Recorded in Englewood Cliffs; NJ; June 7, 1960.
Altoist Gigi Gryce's next to last album before permanently dropping out of jazz has been reissued on this CD. With trumpeter Richard Williams, pianist Richard Wyands, bassist Julian Euell, and drummer Mickey Roker also part of what was a working quintet, Gryce (underrated as a soloist and a particularly strong composer) had one of his finest bands. The group swings its way through two of Gryce's lesser-known originals and three then-recent obscurities. Interesting and generally fresh straight-ahead jazz.
All Music Guide
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The greatest attention is given to those who stake out new territories, in whatever field, and probably that is as it should be. In jazz, such attention is focused on the Parkers, the Monks, and today, on such as Ornette Coleman, Eric Dolphy, and Cecil Taylor. But there are other musicians whose temperament directs that they be the ones to look more carefully at ground which has already been covered, to see if what has already been done cannot be done again in a fresh different way.
This latter is Gigi Gryce's method. Not one of the great experimenters, he has always been concerned with the re-exploration of previously introduced forms. And, as a rather logical extension of that he is not a great believer in newness for its own sake, which is the road he believes much current jazz to be travelling.
Part of this insistence on the new is, in Gigi's opinion, bound up with what he feels to be a lack of maturity on the part of many of the younger players. He is also aware of the pernicious effect of some jazz writing, which can build up a young player, and therefore his ego, to the point where the youngster does not feel he has to do the apprentice work necessary in any art or craft. There are, he feels, too many soloists and not enough young men with a true group feeling One incident he tells in connection with this was the night a drummer (and Gigi is especially sensitive about drummers) had been playing extremely complicated, inhibiting figures behind him. When it came time for the drummer's solo, Gigi began to play again. After the number, the drummer, highly angry asked him why he had done it. "Well," Gigi replied, "weren't you soloing during my solo?"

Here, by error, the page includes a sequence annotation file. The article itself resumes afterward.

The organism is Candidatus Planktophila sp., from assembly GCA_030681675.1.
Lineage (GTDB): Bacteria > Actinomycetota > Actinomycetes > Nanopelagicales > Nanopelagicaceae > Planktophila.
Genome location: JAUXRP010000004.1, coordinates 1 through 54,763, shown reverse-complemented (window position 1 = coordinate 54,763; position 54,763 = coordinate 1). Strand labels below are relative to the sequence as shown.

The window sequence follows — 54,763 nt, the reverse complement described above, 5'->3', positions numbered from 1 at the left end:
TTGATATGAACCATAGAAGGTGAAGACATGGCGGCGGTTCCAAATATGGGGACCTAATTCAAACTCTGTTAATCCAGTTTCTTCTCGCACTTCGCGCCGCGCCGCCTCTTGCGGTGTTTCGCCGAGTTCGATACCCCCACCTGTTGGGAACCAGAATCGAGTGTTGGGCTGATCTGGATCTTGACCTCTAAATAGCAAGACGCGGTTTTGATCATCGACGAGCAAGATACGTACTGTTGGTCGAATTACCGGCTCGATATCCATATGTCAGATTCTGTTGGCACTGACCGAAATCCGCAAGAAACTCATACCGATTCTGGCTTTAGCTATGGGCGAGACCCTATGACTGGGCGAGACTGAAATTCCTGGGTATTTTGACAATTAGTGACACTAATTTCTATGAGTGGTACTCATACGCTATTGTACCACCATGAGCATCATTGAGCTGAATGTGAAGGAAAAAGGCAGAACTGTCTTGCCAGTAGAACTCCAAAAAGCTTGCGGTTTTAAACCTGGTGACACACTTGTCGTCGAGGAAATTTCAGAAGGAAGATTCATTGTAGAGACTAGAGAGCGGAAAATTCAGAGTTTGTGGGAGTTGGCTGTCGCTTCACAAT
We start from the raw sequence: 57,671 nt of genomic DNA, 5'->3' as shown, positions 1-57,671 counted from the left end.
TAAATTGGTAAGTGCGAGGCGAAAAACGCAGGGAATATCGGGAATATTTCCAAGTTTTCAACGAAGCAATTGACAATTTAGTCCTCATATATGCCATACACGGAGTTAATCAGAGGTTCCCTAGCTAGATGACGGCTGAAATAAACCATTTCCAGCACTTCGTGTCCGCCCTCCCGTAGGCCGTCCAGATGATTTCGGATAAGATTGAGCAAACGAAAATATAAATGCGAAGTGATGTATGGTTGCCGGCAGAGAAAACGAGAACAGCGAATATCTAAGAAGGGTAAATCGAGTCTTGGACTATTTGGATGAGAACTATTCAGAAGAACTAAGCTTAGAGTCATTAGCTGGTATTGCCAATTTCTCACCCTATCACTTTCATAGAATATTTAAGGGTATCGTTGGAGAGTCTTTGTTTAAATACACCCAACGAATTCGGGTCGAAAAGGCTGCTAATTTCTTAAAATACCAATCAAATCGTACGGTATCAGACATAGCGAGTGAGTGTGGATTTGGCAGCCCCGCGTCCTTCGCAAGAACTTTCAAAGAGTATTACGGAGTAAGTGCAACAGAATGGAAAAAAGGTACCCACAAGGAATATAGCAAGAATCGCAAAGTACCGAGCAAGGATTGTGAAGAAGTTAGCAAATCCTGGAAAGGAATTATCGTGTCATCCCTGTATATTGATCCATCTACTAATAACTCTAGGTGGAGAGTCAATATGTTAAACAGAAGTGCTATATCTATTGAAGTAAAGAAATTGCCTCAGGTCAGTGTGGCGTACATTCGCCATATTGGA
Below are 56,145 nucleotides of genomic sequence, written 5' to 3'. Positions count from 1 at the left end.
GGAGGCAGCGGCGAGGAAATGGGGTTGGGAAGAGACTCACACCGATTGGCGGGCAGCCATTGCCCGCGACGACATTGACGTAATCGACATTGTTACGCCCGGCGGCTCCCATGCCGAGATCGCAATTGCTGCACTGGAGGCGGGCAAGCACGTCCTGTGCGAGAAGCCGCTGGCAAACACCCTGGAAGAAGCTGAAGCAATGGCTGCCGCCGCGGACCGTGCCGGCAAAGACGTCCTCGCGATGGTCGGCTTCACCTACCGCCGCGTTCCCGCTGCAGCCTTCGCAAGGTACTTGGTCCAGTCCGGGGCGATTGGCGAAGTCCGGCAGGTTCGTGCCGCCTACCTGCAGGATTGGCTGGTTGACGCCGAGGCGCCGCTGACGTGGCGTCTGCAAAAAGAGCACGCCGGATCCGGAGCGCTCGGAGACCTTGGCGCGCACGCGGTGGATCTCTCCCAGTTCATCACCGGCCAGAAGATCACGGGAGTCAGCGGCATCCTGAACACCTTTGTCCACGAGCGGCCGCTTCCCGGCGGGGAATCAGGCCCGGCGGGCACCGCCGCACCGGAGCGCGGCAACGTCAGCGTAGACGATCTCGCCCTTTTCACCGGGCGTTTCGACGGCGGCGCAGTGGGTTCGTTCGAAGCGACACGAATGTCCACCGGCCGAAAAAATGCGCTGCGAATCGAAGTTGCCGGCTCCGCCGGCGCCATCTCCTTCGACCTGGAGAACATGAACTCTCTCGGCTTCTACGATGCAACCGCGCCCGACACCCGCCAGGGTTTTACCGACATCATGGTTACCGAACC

There is no such friction on the present recording, because, to Gigi, the presentation of a group is always more important than the presentation of any one musician or piece of music. Therefore, it is not until one has heard the entire album that a complete picture emerges.
All of this music is concerned with the blues, in most cases quite directly. Blues, of course, lie at the core of jazz, and musicians will probably be devising new ways to play them as long as the music exists. This recording coniains five different approaches, just as an earlier Gigi Gryce Quintet set (Sayin' Something, Prestige / New Jazz 8230) was also an all-blues collection. With the exception of bassist Julian Euell, who was not on the earlier record, all the members of the group remain the same. Gryce, of course, plays alto saxophone, and the other major soloist is trumpeter Richard Williams. Williams has one of the most beautiful tones among the younger players, and the fact that he works with a man with the ideas of Gryce may allow him to mature his talents in the proper way. Pianist Richard Wyands and drummer Mickey Roker have been members of the Gryce quintet for quite a while, so the rapport between the members enables to achieve variety on an all-blues set.
The Rat Race Blues is Gigi's attempt to depict musically the rushing around of a big city, with "everyone in a different bag trying to get something going". To Gigi, the musical equivalent of that situation lay in having each of the soloists play in a different key; hence the occasional dissonance in ensemble passages. Scored for a larger group, the Gigi Gryce Orch-Tette, The Rat Race Blues is the background music for a soon-to-be-released film short entitled On the Sound, which will probably have national release in art houses.